[gnupg] trustdb problems, con't
Wed Jan 27 14:47:46 CET 1999
I fully agree with Thomas, but on an even more principal level.
If you divert in your trust model from the standard PGP behaviour,
then this should be clearly shown to the user. Otherwise he will
handle your trust values as he handles PGP trust values -- which is
not correct, as Thomas shows in his example.
It certainly is a good idea to allow for *different* trust models, be
it for experimentation or actual use, as long as you make clear the
difference... I would be very curious to hear what the argumentation
to add trust values on user ID's on a key is. It does not seem obvious
to me that trust in a key has any actual meaning -- only trust in a user-id
<-> key binding has.
p.s. For different trust models, you might want to have a look at
M. K. Reiter, S. G. Stubbelbin, Towards Acceptable Metrics of Authentication,
Proc. of 1997 IEEE Symposium on Security and Privacy, May 1997.
For the first model, I can also send you code.
Thomas Roessler wrote:
> I have already been talking about the fact that "validity" is a
> concept which is defined on (pubkey, user-id) pairs. Gnupg
> calculates "validity" as a function of the pubkey alone. This is
> worse than just a user interface problem.
> In collect_paths(), this is done by looping over all user ID records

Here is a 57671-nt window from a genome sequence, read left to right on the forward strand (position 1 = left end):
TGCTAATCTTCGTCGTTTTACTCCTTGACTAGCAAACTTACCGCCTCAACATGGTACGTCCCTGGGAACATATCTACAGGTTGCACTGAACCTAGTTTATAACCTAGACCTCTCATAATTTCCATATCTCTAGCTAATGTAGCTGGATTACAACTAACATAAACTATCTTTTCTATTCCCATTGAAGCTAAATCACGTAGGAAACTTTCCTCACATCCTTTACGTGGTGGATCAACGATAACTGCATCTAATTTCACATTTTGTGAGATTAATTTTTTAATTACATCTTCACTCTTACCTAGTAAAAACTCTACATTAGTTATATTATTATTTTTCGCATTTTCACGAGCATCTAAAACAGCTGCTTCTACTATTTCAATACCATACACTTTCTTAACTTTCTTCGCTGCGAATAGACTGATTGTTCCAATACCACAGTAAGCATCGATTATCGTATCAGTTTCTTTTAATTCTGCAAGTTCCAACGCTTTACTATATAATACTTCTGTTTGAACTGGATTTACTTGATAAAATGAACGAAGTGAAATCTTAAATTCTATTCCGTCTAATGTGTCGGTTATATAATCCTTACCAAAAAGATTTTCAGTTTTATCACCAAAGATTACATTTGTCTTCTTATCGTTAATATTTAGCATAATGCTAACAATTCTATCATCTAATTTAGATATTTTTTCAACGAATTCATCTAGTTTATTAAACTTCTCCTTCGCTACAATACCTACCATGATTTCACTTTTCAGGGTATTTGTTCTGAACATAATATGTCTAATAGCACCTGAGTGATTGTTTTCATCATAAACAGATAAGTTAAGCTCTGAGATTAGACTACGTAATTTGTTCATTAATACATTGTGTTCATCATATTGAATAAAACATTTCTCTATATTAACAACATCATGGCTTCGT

> on a key and counting the number of fully or marginally trusted
> certificates. Note that this counting is done on a per-key basis,
> not per user ID. 
> To see why this is wrong, assume we have four marginally trusted
> introducers named ca_1, ..., ca_4 and a user. Assume that this user
> has e-mail addresses a_1 to a_4 and a public key p, and that ca_k
> has certified the associatioin (p, a_k) for k = 1, ..., 4. Let
> marginals_needed be set to the default value of 3.
> With PGP, we get four IDs with marginal validity, and the key won't
> be used as an "introducer" - which is safe . With gnupg, we get
> a key with four marginally trusted certificates which lead to full
> validity of the key. It will be used as an introducer, just like a
> key which has a fully certified user ID. This is obviously wrong.
>  There is another issue here: I'm not sure whether fully trusted
> signatures should be counted as marginals, too. Counting the
> various signature types separately and checking if
> full_count/full_needed + marginal_count/marginals_needed >= 1
> may be better. Equivalent: full_count * marginals_needed +
> marginal_count * full_needed >= marginals_needed * full_needed.
>  Though debatable. One may wish to use the validity of a key
> (which will be something like the maximum user ID validity) as
> some kind of weight for the owner's trust. For a clean approach
> to the web of trust, including recommendations, see Maurer's
> paper "Modelling a public key infrastructure". (Thanks to gec
> for telling me about it.) Note that OpenPGP [RFC2440] actually
> defines recommendation packets. They are called "trust
> signatures" there.
> Thomas Roessler · 74a353cc0b19 · dg1ktr · http://home.pages.de/~roessler/
> 2048/CE6AC6C1 · 4E 04 F0 BC 72 FF 14 23 44 85 D1 A1 3B B0 73 C1
> > Hi! I'm Signature Virus 99! Copy me into your signature and join the fun!
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